A Biopunk, Dystopian Vision
Two interwoven tales that shine a light on the oddity and cosmic mystery of the universe. Neith, a Sicarii Knight, is part of an alien race that specializes in hunting prey at the behest of his overlord – The Hierarch. Ceres is a speculative sci-fi novel that offers a glimpse into a possible future of mankind, and the repercussions of its past decisions.
“Check it out for the weirdness, stay for the talking bird.”
“If you like sci-fi this is a must read novel. The world building is amazing but the roots of the story and characters have a lasting impact.”
A Developed Lore
The human race is no longer known as such. After most of the atmosphere of Earth eroded, the survivors of this apocalyptic reckoning commandeered the Galator company’s “startrucks” and “starliners” to venture out into the universe – a last hope for survival. A new planet in a new system not far away was discovered, and dubbed “Taylor”. The humans, after many years, began to evolve to suit the climate of this planet, and became known to their alien neighbors as Syn-Ket – a term in the Astral Tongue meaning Free-folk.
With their past quickly forgotten, these Syn-Ket rapidly spread across the surface of Taylor, erecting cities and palaces. A pseudo-medieval societal structure was developed – dictated the best form to adopt during society’s rebuilding.
It was not long after their arrival that the Syn-Ket were introduced to the life-forms inhabiting their new system: there were Terratomes – housefly-looking creatures swathed in robes to conceal their bodies; and Sicarii – humanoid creatures grown in incubators below the surface of an ancient stone planet. The latter did not hesitate to communicate their place in the workings of things; they were living machines, made to kill, without emotion, a need for sleep and food, or any other biological inhibitors. Their overlord was The Hierarch, a living corpse older than time, with an intelligence far greater than that of any other .
In the ensuing years, the Syn-Ket branched out into the galaxy, exploring new planets and colonizing some. BIOS was incorporated – a company specializing in genetic modification and everything to do with bio-mechanics. Those possessed of a self-conscious disposition became BIOS’ regular patrons, modifying their bodies to the extent of their imaginations… becoming something other than Syn-Ket. The Master of Kaylis, magnate of the Scavenging Guild and main provider of material “dilution” to the galaxy’s populace, would often take a soak in the genetic baths, increasing the size of his brain to handle the task of running his guild on his own. All the while, the Hierarch would send his Sicarii Knights into the universe now and again with an assignment to carry out – an execution, or something more benign – burning their image into the eyes who glimpsed them, and sealing their reputation as killers and freaks.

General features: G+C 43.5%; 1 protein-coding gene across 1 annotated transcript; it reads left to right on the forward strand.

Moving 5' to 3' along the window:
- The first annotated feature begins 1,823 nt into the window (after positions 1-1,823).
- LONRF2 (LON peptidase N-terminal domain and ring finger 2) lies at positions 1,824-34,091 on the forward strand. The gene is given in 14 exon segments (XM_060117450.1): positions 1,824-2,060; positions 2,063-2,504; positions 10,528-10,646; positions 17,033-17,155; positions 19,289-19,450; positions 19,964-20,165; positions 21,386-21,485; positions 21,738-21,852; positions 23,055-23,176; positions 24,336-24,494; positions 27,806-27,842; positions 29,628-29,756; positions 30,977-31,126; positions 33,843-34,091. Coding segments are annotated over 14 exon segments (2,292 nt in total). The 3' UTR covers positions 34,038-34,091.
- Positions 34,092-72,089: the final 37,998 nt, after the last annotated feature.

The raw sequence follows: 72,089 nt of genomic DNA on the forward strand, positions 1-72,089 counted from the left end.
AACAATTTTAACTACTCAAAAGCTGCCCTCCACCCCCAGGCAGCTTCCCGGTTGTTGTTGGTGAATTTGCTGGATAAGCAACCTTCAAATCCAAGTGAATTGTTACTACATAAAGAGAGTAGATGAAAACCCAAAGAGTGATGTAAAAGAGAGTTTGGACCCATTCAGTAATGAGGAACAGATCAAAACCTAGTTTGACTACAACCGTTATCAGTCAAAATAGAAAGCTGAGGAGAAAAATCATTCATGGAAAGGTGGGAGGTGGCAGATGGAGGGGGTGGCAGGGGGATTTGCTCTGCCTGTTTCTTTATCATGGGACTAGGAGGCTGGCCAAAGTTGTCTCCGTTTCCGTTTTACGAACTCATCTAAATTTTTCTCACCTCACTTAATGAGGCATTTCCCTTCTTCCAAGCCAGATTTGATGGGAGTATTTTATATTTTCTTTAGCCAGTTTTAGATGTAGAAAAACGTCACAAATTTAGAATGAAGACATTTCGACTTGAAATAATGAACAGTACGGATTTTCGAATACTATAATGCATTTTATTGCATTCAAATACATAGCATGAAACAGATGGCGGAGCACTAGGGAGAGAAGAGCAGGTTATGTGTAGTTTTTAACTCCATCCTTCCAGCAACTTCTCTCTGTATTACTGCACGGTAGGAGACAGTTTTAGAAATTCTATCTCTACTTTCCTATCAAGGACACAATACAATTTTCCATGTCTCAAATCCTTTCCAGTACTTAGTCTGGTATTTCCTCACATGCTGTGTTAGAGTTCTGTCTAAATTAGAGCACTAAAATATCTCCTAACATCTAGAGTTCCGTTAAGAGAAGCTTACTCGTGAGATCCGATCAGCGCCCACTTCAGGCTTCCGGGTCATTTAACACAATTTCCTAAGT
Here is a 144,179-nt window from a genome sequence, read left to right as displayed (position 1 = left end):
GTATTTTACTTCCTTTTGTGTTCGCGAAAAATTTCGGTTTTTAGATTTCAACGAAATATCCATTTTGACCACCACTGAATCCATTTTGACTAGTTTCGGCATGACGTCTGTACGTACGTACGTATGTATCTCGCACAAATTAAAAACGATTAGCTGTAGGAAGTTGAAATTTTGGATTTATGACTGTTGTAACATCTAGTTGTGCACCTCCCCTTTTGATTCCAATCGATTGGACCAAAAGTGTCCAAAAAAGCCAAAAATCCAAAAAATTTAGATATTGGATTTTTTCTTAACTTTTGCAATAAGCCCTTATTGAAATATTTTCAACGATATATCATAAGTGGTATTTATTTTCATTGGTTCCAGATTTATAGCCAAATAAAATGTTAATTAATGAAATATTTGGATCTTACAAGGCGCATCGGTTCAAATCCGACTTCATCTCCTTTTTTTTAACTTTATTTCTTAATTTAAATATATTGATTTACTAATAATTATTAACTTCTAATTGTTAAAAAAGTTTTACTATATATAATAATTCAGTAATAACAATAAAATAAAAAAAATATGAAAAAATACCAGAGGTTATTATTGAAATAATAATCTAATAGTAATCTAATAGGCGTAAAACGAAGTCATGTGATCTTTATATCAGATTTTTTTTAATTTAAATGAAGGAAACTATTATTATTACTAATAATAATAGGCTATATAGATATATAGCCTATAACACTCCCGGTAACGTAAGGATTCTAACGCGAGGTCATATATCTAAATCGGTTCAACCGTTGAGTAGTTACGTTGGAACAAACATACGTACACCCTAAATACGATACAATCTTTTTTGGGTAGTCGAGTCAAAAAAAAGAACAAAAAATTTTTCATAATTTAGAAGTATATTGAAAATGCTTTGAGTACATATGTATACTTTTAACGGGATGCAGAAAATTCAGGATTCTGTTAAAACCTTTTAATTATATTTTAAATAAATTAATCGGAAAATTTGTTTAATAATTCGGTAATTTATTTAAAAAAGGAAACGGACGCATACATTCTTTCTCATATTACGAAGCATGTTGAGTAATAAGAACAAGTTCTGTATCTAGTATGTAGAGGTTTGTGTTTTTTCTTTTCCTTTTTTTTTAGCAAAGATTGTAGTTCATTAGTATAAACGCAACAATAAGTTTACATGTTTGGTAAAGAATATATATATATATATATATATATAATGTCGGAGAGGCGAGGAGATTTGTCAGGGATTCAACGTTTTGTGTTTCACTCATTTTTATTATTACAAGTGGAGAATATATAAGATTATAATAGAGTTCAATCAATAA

Themes and Details
Why Biopunk? For those who don’t know, the sci-fi subgenre “Biopunk” classifies stories with strong themes of bio-manipulation and totalitarian control of nature. When I started writing the book, I wasn’t aware of this subgenre, but the story actually slots in perfectly.
Ergo, you can expect to see themes such as: tampering with nature and genetics; corrupt political systems and the rebirth of societal structure; technology melding with biology; as well as less abstract themes, such as the struggle with identity and belonging, loneliness, and emotional control.
I hope to make you think about the situations you are reading from a different, potentially uncomfortable, perspective. Neith, in the context of the story, is bred to kill – an assassin created in a primordial biological process. The way he analyzes his environment is entirely different than how a normal person might – but that’s the whole point of the story. You watch that break down as he starts to question himself.
Creating a Cover
This novel is the first for which I’ve used a professional artist as a cover designer. I wanted the face of Ceres to reflect the effort I put into writing it, and so I needed to employ the talents of someone special.
Ilya Kapitelman is an artist from Beer Shiva, Israel, and I stumbled across his work browsing through Instagram. I messaged him to see if he was open to commissions, and we talked details. He is beyond kind and understanding, and delivers above expectations.
He took the image I had in my mind, using pretty vague specifications given by myself, and made it real. Both the front and back covers are stunning and perfectly suited for the tone of this novel.
I’m incredibly happy with Ceres – it’s a project that’s been long in the making, and to have it finally released feels fantastic.
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